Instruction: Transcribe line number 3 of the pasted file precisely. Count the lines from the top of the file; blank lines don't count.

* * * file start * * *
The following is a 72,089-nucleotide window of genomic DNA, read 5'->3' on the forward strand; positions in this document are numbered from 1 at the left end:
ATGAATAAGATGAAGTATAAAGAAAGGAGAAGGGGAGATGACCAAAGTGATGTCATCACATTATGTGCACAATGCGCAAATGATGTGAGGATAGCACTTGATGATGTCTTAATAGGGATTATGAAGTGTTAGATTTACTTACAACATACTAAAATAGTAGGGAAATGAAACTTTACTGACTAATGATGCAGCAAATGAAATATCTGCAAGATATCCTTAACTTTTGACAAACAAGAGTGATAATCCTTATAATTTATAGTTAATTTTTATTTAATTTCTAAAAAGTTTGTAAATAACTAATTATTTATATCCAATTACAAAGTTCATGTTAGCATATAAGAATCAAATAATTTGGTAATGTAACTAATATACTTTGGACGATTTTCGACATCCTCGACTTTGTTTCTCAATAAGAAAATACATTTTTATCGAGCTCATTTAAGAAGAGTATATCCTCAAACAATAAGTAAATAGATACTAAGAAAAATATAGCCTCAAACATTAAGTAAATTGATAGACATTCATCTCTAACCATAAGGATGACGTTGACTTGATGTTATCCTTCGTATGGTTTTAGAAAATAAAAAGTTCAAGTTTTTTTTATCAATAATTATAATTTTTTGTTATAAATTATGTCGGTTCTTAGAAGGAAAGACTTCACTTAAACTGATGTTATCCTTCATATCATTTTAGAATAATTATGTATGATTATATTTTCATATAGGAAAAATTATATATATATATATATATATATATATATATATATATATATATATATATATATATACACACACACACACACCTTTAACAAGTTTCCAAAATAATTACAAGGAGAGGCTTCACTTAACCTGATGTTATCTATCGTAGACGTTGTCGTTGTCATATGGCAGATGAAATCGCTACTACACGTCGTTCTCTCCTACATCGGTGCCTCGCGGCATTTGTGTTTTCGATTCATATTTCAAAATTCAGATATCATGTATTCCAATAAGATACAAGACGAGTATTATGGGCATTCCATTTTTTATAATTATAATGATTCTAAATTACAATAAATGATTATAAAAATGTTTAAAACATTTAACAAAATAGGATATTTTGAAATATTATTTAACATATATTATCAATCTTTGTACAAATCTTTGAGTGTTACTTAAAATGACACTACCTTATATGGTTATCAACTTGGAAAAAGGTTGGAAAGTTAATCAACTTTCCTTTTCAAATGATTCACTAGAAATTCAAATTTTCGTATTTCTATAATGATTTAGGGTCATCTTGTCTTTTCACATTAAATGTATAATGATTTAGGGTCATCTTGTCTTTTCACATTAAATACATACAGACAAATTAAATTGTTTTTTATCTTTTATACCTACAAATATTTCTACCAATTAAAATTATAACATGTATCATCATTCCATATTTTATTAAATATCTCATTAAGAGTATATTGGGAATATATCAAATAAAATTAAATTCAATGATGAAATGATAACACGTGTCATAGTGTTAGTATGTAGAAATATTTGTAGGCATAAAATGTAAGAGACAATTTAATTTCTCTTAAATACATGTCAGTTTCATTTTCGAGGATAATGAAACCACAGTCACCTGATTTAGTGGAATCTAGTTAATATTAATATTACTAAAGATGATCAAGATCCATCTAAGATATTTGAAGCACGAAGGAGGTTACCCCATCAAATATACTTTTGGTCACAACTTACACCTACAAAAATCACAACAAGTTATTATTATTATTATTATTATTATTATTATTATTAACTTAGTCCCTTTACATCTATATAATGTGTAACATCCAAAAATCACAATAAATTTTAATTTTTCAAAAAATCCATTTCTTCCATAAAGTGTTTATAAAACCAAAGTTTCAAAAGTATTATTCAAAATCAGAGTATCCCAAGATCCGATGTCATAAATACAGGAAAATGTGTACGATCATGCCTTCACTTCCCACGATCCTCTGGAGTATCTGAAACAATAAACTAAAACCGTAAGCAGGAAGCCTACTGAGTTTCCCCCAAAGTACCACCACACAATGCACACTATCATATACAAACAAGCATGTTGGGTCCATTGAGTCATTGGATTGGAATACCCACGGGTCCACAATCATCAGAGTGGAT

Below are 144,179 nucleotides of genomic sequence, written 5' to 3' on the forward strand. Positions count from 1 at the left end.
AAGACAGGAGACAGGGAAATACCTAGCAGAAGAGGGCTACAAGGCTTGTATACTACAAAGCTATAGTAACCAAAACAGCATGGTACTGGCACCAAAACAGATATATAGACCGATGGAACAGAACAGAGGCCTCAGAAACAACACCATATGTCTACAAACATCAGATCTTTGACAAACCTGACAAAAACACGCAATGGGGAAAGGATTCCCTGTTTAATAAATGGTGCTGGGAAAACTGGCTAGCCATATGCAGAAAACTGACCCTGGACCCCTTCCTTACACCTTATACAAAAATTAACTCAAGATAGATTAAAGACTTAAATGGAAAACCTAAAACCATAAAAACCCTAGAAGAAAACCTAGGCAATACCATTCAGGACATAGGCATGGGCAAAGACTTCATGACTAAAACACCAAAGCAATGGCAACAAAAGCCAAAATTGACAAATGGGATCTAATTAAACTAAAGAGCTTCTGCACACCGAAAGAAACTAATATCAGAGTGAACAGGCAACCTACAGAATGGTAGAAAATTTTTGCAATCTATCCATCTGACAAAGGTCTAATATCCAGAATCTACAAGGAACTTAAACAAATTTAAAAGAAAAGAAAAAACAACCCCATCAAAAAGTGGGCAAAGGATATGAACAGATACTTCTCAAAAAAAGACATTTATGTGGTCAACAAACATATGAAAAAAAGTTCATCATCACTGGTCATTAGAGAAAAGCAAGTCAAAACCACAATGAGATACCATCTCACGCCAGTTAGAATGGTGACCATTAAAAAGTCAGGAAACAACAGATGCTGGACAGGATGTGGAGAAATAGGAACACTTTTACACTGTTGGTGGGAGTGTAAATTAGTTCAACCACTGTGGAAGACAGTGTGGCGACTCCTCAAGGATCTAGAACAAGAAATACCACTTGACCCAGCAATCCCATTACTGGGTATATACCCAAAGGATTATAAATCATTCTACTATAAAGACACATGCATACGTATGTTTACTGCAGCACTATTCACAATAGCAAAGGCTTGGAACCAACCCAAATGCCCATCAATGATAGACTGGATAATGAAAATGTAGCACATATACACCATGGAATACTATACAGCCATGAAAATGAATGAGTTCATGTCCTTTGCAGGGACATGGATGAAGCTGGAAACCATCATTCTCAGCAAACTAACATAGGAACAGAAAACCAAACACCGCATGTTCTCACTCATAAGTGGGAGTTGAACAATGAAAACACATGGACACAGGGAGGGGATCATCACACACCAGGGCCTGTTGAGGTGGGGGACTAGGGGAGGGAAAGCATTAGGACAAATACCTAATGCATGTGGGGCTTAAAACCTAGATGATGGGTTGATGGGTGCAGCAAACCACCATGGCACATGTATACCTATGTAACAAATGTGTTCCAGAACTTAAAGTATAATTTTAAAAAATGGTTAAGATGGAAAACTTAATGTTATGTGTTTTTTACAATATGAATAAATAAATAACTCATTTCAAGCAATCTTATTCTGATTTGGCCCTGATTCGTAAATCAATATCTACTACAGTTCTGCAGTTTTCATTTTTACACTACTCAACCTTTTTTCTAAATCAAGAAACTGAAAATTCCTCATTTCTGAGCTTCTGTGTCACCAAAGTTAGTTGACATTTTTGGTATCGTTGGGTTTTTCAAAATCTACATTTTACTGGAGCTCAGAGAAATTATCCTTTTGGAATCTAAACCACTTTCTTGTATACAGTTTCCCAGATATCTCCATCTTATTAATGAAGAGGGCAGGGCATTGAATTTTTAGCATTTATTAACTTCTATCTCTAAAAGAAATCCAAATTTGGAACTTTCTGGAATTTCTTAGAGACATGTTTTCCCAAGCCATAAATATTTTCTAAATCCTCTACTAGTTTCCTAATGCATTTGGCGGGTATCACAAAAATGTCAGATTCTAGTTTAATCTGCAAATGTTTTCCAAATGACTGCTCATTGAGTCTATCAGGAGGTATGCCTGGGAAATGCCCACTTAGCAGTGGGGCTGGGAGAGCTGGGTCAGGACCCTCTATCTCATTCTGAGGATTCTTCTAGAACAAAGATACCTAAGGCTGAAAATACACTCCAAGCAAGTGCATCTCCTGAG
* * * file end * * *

Below are 144,179 nucleotides of genomic sequence, written 5' to 3' on the forward strand. Positions count from 1 at the left end.